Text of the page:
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Game Review | Indiana Jones and the Fate of Atlantis


This is where it all starts for Indy (Doug Lee) in Indiana Jones and the Fate of Atlantis
 

Games summary: Indiana Jones must fight the Nazis again in search for Atlantis and a newly discovered mineral of unbelievable power, the Orichalcum. (IMDb)


Indiana Jones and the Fate of Atlantis (from here on just 'Fate of Atlantis') is an old game, but one that - for me - has stood the test of time. It helps that pixel art style in games is still a pretty regular sight to see thanks to indie gaming, meaning that it's age doesn't really show at all - and allows the excellent dialogue to shine.


It's weird that a game from 1992 can still feel 'modern' thanks to indie trends, but it only makes the work it must have taken at the time feel that much more impressive. Hell, in terms of detail and animation work, Fate of Atlantis is still better than a lot of more recent similar-looking games, albeit with the might of LucasArts helping out just a little.


The music's pretty great too, even if limited to midi tunes, with appropriate and memorable themes for each location and even recurring motifs for select characters. Also, thanks in huge part to the movies, the Indiana Jones main theme is still easily recognisable and used perfectly each time it comes up, always bringing a smile to your face.


The voice acting is pretty good too, with Doug Lee doing a passable Harrison Ford imitation as Indy and Jane Jacobs adding a feisty counterpart as Sophia Hapgood. The sound quality of the dialogue audio is a little rough thanks to the technical limits of the time, but it can't dampen some excellent back-and-forth verbal sparring between the pair.


As the title outright states, the story revolves entirely around the sunken city of Atlantis, with Indy being surprisingly sceptical of its existence for some time. Sophia's the true believer though, puncturing Indy's aloofness with her dogged insistence that her beliefs are right. Both characters can be a little grating at times when defending their views, but those occasions do feel more like Indy and Sophia deliberately trying to annoy each other, so it does stay true to the characters.


Now, I've mentioned Sophia, but there are actually multiple paths through the game: Team, Wits and Action (sadly missing a fourth path beginning with 'T' to spell a fun acronym). In the Team path, Indy and Sophia join forces to race the Nazis to Atlantis; Wits see Indy going solo and puzzling his way through the game; and Action sees him beating his way through his German opponents.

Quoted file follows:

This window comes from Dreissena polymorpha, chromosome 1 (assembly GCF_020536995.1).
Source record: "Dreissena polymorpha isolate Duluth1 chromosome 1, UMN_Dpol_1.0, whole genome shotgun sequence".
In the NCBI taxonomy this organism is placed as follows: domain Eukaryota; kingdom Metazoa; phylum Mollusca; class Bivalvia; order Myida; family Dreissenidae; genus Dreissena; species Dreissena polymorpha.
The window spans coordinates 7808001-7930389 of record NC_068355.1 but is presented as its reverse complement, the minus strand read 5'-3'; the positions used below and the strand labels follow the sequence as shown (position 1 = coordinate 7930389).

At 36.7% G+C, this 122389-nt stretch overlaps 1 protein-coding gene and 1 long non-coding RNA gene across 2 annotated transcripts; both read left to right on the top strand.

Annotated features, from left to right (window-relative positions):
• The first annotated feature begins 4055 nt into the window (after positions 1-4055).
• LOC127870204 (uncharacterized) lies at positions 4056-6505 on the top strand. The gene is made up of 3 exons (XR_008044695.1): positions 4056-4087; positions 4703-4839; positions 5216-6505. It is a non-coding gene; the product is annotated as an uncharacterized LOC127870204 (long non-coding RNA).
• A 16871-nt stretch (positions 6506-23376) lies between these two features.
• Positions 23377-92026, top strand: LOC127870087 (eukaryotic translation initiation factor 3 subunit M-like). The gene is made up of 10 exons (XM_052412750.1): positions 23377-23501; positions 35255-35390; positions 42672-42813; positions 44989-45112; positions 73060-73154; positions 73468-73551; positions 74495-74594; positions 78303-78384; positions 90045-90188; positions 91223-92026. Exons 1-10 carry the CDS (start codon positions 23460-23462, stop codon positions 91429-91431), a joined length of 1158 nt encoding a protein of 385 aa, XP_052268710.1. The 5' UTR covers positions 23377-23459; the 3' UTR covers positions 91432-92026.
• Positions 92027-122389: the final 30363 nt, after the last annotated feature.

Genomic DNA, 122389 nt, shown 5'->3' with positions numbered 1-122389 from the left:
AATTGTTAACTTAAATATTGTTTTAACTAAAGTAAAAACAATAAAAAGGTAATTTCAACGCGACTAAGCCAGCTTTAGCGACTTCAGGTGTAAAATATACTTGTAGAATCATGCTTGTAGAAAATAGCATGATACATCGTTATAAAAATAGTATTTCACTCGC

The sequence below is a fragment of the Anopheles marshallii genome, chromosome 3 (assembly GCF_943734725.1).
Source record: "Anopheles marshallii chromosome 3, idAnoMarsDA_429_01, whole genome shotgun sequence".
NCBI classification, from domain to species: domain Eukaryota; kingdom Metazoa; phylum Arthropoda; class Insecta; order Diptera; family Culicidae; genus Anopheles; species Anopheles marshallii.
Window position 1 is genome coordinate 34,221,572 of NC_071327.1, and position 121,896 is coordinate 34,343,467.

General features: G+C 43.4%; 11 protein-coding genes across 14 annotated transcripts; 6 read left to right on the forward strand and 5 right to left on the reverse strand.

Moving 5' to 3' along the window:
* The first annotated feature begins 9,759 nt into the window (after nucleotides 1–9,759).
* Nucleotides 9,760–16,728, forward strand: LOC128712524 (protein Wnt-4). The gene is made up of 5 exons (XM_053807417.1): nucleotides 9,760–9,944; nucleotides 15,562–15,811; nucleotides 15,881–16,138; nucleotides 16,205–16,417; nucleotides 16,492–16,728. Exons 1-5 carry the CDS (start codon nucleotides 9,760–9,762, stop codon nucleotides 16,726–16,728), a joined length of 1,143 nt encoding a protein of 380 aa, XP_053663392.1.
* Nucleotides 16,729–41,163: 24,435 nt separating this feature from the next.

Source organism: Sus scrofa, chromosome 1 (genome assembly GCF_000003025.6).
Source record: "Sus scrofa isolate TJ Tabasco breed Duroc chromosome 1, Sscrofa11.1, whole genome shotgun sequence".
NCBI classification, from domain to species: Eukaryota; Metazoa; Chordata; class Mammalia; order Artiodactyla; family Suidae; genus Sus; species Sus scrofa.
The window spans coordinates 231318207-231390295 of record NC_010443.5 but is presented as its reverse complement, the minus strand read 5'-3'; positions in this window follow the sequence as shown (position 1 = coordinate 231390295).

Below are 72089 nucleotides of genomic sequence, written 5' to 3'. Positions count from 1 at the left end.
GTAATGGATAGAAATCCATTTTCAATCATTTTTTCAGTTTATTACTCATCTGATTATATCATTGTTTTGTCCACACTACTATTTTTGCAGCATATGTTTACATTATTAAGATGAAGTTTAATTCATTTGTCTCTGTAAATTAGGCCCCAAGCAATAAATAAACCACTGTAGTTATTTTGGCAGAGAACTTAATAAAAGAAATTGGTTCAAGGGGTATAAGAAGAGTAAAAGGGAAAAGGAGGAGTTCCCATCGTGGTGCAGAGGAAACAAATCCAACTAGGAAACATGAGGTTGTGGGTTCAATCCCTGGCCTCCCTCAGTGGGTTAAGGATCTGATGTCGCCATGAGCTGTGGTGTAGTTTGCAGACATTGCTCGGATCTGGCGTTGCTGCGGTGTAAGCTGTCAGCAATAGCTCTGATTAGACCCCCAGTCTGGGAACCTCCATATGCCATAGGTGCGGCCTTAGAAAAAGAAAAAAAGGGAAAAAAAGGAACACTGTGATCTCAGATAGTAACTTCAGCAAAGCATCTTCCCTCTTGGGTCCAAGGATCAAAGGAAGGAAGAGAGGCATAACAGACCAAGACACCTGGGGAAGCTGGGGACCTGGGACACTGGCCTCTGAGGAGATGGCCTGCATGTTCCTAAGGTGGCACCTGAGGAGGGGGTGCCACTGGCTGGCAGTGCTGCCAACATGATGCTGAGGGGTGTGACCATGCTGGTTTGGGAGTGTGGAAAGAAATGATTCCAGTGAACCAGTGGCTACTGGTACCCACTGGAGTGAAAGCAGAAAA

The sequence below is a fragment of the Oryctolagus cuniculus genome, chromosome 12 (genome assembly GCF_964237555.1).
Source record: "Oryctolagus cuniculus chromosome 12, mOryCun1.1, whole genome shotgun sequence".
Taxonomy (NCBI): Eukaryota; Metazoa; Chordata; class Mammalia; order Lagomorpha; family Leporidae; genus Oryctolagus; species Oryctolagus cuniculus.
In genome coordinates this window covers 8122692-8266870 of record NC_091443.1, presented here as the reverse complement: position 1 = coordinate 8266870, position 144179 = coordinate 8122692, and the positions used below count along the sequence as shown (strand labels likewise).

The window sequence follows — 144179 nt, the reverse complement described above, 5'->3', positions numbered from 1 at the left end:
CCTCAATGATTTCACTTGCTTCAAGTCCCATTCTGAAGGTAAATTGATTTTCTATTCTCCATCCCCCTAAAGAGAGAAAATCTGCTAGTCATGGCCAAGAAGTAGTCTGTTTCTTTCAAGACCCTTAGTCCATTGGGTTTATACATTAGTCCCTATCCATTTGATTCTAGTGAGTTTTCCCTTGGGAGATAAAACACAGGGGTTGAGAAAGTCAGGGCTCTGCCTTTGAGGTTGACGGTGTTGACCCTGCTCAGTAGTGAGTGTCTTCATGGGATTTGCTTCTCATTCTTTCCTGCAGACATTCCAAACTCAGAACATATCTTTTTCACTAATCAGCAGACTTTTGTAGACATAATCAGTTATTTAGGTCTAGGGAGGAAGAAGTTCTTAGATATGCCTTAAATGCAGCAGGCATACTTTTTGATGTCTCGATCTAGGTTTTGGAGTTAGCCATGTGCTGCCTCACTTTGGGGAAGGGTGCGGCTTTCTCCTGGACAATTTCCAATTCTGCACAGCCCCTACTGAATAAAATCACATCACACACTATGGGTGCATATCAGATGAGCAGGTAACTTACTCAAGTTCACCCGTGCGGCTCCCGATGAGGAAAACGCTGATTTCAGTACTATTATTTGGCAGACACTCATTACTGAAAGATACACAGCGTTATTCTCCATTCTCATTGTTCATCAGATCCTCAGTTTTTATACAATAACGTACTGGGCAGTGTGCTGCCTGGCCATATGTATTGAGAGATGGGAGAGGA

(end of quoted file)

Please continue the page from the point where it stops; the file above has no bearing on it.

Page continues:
Sophia's not completely absent from the latter two routes, but her role is greatly reduced and I honestly have to say that they just aren't as fun as a result. A lot of the game's humour comes from Indy and Sophia jabbing at each constantly, and Fate of Atlantis suffers when they're split apart. It doesn't become bad, but it's certainly not as enjoyable an experience.

Sophia (Jane Jacobs) and Indy (Doug Lee) visit the Azores in Indiana Jones and the Fate of Atlantis

These alternates do make for some interesting replay options, although I have to admit that whenever I do play through the game (which is usually every 12-18 months) I will still always pick the Team option because the leading pair are so much fun together. That pairing is what makes the game really feel like an Indy experience, rather than just another point-and-click adventure - regardless of how well-executed it may be.


As much as I have enjoyed playing and re-playing the game over the last twenty-seven(!) years though, I can still admit that the game is far from perfect. The final part, once you've actually reached Atlantis, goes on far too long and feels the least like an Indiana Jones story and much more like a traditional video game adventure.


Also, some of the puzzles will irritate on a first-time play-through thanks to either bizarre solutions or annoying back-and-forth between locations that require you to either get lucky picking where to go first and what to do when there or to simply try combining items with each other and/or the environment and hope it works. Second time through is a lot easier.


Fate of Atlantis remains one of my all-time favourites despite these issues and I freely that if it were to be completely remastered with modern visuals and sound while retaining the same story and even controls, then I'd buy that game for full price in a heartbeat. It's still easily the best Indy story since The Last Crusade, although only three years younger than that movie.


Indiana Jones and the Fate of Atlantis might put off some with its quirks of older game design, but the rest of the game still stands up to other similar-looking and sounding games today. The interaction between Indy and Sophia is great, the Nazis are reliably evil villains and the story is fun, even if the last area goes on a little too long. It barely costs anything either, so there's no reason to not give it at least a try.

[8/10]

 
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